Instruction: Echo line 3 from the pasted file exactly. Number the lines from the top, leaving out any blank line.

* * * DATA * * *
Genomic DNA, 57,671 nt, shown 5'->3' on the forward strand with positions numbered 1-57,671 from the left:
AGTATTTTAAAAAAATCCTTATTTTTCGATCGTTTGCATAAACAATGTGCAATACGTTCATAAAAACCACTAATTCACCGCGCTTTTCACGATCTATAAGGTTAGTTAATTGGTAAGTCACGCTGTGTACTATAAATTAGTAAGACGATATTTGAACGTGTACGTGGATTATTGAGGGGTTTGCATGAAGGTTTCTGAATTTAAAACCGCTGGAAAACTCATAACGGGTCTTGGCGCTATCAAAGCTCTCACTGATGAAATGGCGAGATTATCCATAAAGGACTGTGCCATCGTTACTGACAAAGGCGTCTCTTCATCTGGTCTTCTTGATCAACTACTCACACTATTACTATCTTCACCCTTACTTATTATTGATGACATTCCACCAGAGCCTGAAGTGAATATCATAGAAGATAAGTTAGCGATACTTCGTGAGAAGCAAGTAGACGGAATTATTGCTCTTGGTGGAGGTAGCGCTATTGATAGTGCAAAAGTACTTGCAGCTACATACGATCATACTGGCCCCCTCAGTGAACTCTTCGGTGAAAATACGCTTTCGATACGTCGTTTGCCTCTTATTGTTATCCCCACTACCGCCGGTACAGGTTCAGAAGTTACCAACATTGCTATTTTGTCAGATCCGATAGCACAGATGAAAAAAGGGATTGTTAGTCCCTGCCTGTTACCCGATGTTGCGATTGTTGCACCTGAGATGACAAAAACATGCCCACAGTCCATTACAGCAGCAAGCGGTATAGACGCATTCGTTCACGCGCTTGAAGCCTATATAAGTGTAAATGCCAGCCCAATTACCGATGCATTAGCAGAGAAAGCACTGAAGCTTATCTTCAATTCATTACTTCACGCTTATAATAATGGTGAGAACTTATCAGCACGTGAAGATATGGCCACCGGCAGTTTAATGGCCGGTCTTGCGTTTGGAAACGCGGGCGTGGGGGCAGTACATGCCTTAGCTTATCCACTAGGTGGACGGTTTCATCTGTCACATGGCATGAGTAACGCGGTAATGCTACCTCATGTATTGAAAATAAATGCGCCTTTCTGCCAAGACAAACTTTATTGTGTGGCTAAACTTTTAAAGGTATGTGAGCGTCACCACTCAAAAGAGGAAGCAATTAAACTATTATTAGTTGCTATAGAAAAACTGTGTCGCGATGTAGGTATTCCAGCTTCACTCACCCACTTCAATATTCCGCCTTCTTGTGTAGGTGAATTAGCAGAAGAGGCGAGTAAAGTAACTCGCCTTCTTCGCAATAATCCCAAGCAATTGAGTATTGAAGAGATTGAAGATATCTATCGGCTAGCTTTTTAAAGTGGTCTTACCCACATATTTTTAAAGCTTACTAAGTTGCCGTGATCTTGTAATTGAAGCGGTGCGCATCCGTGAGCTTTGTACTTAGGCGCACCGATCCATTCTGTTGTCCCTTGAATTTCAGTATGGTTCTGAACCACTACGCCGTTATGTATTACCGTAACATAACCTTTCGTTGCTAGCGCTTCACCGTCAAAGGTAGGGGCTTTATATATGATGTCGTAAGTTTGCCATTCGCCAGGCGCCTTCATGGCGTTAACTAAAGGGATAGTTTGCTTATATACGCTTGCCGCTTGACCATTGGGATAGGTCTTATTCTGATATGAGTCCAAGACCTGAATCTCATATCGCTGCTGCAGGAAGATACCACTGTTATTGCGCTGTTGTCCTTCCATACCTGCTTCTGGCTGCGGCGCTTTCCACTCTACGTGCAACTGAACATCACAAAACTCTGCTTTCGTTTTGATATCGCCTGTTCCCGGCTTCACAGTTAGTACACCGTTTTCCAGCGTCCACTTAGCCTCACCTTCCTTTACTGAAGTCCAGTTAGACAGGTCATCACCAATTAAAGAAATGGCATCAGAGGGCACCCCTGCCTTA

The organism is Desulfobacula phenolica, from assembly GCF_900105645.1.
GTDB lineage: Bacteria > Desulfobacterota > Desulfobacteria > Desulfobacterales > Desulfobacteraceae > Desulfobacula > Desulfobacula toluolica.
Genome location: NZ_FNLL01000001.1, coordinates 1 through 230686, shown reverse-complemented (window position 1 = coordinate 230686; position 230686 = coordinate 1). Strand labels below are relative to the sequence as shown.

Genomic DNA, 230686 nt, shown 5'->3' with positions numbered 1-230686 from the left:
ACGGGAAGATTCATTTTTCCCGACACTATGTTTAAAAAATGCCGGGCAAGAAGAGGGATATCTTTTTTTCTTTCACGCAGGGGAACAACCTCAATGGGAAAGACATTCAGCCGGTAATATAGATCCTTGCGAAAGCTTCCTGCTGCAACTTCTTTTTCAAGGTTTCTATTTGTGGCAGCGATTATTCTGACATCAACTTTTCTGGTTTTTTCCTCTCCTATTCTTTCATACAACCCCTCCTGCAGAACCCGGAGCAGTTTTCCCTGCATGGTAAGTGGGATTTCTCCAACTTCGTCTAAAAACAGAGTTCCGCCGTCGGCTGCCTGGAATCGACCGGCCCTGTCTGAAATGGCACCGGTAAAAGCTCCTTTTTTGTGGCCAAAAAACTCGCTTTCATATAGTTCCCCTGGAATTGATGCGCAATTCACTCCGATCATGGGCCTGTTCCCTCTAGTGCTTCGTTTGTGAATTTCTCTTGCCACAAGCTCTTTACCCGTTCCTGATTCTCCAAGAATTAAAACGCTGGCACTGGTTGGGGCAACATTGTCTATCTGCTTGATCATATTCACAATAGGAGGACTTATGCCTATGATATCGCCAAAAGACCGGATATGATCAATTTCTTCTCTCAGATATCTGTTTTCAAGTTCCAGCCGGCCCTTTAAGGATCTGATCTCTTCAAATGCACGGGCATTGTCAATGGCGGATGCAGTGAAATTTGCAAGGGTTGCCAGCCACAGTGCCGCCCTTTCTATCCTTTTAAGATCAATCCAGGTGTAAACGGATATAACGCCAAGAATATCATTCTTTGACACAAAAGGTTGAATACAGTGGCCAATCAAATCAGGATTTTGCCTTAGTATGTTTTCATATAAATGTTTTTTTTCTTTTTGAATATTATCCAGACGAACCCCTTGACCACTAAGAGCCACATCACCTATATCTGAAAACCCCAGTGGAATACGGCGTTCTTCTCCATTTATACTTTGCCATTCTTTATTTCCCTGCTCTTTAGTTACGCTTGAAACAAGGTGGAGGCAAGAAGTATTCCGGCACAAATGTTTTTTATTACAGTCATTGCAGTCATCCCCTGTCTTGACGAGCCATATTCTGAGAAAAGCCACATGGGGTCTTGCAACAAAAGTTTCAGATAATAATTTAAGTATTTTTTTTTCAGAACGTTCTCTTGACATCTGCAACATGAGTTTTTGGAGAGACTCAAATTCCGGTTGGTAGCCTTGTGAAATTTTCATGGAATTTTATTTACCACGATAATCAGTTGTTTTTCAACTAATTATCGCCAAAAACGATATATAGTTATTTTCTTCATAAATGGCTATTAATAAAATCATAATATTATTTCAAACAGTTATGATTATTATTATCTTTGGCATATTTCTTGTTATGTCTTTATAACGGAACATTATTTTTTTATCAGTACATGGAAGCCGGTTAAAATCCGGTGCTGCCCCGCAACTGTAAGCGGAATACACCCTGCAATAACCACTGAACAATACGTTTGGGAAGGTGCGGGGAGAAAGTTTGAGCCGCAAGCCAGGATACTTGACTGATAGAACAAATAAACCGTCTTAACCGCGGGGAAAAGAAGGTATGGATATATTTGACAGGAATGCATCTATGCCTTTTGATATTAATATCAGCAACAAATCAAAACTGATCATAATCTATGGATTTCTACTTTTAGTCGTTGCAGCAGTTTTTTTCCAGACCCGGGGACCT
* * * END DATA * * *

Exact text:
The organism is Desulfobacula phenolica, from assembly GCF_900105645.1.